It is worth bearing in mind what print is all about. It is about being able to translate the client’s vision into a product that meets or exceeds expectations. In order to achieve this day in day out and from job to job those engaged in using or producing energy cured materials need to have in place reliable colour communicative equipment that can undertake reliable test procedures. Pre-press and other operatives need systems and devices that can monitor, highlight and help resolve issues surrounding the use of UV inks; colour matching, determining how inks and substrates interact over time and for the trialling of materials, consumables and other product quality related issues.

RK Print Coat Instruments FlexiProof UV and FlexiProof LED UV can be used for colour matching and determining how the ink and substrates perform and to assess gloss, durability, chemical resistance and durability, etc. Moreover, because the FlexiProof incorporates a miniaturised UV it cures inline in a seamless operation so that print inconsistencies or blemishes including pinholes can be detected.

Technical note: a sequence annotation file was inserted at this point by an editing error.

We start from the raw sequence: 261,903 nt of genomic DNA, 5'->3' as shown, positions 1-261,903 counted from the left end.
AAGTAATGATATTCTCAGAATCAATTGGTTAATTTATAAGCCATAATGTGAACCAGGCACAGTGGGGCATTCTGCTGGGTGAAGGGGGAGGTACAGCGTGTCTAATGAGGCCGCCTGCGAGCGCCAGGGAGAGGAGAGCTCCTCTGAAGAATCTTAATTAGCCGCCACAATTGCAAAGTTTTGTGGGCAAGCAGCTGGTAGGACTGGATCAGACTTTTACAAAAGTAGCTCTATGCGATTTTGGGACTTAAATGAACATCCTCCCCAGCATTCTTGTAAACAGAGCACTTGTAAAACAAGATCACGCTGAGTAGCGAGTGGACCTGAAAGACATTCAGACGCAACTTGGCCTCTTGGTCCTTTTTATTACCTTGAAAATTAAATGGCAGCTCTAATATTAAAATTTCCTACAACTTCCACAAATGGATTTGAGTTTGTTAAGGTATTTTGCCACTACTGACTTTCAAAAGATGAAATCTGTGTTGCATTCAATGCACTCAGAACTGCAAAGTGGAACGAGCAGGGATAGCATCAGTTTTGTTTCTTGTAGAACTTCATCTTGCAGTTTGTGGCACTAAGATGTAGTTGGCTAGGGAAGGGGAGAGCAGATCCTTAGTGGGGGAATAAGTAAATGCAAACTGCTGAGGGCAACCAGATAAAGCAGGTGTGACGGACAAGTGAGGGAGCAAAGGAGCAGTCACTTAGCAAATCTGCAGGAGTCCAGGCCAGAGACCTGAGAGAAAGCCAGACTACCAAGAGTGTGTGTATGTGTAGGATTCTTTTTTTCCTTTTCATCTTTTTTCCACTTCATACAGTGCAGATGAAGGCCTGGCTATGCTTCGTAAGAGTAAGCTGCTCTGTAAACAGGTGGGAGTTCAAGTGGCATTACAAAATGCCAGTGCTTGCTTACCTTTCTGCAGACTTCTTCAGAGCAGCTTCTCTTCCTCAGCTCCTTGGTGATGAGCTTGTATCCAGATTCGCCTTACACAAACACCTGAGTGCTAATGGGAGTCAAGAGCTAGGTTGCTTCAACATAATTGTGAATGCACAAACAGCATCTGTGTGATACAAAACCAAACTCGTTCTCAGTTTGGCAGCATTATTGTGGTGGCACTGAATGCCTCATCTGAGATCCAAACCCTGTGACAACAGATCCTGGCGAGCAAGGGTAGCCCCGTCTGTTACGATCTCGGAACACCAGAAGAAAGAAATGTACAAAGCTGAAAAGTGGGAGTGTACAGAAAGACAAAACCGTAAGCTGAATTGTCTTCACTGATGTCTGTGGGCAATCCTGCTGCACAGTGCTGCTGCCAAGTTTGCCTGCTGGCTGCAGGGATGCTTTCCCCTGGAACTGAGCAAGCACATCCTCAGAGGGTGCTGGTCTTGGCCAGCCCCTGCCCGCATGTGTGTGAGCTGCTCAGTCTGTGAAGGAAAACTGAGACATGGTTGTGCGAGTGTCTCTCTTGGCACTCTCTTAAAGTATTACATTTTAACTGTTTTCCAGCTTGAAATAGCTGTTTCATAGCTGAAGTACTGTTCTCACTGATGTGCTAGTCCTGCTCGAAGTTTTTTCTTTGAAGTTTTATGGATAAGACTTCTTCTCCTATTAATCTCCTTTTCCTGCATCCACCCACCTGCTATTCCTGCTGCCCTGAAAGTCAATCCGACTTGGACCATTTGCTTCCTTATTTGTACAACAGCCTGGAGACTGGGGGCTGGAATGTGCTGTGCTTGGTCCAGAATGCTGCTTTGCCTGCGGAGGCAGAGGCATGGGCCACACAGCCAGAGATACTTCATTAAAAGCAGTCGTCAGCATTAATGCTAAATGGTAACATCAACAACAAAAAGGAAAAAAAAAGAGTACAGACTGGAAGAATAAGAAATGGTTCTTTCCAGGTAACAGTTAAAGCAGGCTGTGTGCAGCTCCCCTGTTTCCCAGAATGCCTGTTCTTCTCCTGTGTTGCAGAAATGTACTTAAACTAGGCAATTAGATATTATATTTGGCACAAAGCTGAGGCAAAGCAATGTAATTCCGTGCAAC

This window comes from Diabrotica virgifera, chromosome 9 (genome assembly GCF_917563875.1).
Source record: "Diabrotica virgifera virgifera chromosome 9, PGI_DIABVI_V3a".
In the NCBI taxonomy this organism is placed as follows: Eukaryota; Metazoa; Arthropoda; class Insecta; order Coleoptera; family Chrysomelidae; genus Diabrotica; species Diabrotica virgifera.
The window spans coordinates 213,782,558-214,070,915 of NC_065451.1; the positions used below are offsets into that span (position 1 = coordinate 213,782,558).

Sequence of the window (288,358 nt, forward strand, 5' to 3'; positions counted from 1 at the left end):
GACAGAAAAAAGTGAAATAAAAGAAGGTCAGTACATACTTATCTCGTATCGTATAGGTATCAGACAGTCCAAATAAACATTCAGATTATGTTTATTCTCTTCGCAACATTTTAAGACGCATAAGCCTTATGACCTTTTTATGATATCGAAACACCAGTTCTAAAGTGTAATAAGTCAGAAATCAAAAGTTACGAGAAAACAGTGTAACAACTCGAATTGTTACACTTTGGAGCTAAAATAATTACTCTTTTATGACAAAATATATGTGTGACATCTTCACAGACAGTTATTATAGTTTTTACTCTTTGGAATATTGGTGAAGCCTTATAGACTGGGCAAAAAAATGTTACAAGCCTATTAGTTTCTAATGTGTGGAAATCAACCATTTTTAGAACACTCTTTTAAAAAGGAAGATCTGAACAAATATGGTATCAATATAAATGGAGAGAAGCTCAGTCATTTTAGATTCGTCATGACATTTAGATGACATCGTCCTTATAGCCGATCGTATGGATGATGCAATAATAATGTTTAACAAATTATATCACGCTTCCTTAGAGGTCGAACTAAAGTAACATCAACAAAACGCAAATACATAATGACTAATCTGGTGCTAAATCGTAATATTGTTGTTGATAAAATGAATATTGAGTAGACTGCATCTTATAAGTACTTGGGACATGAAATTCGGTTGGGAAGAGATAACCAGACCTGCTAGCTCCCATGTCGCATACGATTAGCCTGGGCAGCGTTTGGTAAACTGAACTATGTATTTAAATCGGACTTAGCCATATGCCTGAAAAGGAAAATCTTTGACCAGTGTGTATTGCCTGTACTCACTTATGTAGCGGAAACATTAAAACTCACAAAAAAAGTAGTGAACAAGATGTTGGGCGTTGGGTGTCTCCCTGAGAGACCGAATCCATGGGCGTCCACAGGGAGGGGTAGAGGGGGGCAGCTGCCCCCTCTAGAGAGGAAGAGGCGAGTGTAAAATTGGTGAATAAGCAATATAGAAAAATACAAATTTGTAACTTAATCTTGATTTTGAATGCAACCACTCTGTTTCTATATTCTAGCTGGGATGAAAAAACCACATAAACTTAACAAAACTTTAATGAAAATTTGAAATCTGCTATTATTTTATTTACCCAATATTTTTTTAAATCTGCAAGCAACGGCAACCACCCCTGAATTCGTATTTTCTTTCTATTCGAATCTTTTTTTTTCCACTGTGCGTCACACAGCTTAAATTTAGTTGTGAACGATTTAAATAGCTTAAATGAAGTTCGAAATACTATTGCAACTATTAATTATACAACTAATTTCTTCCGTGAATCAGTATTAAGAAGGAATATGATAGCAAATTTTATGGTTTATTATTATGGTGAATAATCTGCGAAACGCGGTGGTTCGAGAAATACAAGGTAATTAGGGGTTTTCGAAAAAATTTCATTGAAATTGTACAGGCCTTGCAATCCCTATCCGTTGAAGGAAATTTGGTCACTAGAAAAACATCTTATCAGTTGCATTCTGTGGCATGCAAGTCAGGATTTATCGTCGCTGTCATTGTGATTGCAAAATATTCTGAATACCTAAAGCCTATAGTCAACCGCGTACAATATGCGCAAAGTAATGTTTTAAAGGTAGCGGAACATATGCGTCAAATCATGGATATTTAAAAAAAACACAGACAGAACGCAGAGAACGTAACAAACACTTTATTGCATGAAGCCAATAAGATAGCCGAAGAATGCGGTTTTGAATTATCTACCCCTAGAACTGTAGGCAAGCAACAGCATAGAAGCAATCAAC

Because in essence the FlexiProof is a scaled down but exact version of a flexographic press, the device can be used in place of the production press for trialling unfamiliar inks and substrates. Ideal for example, when an ink maker is developing a low migratory ink that needs to be tested in an environment that is as close to real world production as possible.

The LED UV variant of the FlexiProof is an alternative option to conventional UV systems that use dichroic mercury vapour lamps.  The lamps integrated in with the FlexiProof LED UV are solid-state devices with the LED lamps providing a tailored output either at the important 385 or 395nm wavelength. The lamps are energy efficient, require little in the way of maintenance and being both ozone and mercury free meet ‘Green Working’ objectives. They are ideal for processing heat sensitive substrates and can be ideal for situations where a client seeks proof of concept.